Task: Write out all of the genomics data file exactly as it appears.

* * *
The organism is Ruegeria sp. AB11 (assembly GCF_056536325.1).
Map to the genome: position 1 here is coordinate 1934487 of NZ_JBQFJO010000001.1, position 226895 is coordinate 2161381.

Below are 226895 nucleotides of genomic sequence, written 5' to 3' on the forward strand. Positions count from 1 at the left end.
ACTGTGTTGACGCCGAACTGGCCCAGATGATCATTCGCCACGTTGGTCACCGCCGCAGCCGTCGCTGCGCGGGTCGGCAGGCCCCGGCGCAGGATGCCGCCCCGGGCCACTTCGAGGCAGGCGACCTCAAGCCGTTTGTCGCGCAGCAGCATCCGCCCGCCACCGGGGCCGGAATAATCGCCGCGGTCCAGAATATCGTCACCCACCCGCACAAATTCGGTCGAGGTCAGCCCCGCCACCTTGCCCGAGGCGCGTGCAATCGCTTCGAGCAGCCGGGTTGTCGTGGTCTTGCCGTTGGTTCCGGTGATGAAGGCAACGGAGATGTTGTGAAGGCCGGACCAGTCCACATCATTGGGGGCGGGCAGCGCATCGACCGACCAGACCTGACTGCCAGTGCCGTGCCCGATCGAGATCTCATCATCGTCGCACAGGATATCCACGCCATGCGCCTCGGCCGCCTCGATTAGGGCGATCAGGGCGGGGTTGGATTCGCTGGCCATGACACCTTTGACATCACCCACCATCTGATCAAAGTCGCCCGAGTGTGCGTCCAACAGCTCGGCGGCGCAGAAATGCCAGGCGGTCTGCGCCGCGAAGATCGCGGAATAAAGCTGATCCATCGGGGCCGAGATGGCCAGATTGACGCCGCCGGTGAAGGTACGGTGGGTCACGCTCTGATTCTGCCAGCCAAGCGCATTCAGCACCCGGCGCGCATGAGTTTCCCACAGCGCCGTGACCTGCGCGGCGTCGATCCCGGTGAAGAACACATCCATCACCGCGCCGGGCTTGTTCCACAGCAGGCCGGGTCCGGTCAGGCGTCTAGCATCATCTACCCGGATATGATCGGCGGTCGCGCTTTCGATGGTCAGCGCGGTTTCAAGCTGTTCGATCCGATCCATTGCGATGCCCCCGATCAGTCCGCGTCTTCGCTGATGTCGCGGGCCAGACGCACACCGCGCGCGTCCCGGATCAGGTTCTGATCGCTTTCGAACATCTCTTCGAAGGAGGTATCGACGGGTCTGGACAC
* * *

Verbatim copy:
The organism is Ruegeria sp. AB11 (assembly GCF_056536325.1).
Map to the genome: position 1 here is coordinate 1934487 of NZ_JBQFJO010000001.1, position 226895 is coordinate 2161381.

Below are 226895 nucleotides of genomic sequence, written 5' to 3' on the forward strand. Positions count from 1 at the left end.
ACTGTGTTGACGCCGAACTGGCCCAGATGATCATTCGCCACGTTGGTCACCGCCGCAGCCGTCGCTGCGCGGGTCGGCAGGCCCCGGCGCAGGATGCCGCCCCGGGCCACTTCGAGGCAGGCGACCTCAAGCCGTTTGTCGCGCAGCAGCATCCGCCCGCCACCGGGGCCGGAATAATCGCCGCGGTCCAGAATATCGTCACCCACCCGCACAAATTCGGTCGAGGTCAGCCCCGCCACCTTGCCCGAGGCGCGTGCAATCGCTTCGAGCAGCCGGGTTGTCGTGGTCTTGCCGTTGGTTCCGGTGATGAAGGCAACGGAGATGTTGTGAAGGCCGGACCAGTCCACATCATTGGGGGCGGGCAGCGCATCGACCGACCAGACCTGACTGCCAGTGCCGTGCCCGATCGAGATCTCATCATCGTCGCACAGGATATCCACGCCATGCGCCTCGGCCGCCTCGATTAGGGCGATCAGGGCGGGGTTGGATTCGCTGGCCATGACACCTTTGACATCACCCACCATCTGATCAAAGTCGCCCGAGTGTGCGTCCAACAGCTCGGCGGCGCAGAAATGCCAGGCGGTCTGCGCCGCGAAGATCGCGGAATAAAGCTGATCCATCGGGGCCGAGATGGCCAGATTGACGCCGCCGGTGAAGGTACGGTGGGTCACGCTCTGATTCTGCCAGCCAAGCGCATTCAGCACCCGGCGCGCATGAGTTTCCCACAGCGCCGTGACCTGCGCGGCGTCGATCCCGGTGAAGAACACATCCATCACCGCGCCGGGCTTGTTCCACAGCAGGCCGGGTCCGGTCAGGCGTCTAGCATCATCTACCCGGATATGATCGGCGGTCGCGCTTTCGATGGTCAGCGCGGTTTCAAGCTGTTCGATCCGATCCATTGCGATGCCCCCGATCAGTCCGCGTCTTCGCTGATGTCGCGGGCCAGACGCACACCGCGCGCGTCCCGGATCAGGTTCTGATCGCTTTCGAACATCTCTTCGAAGGAGGTATCGACGGGTCTGGACAC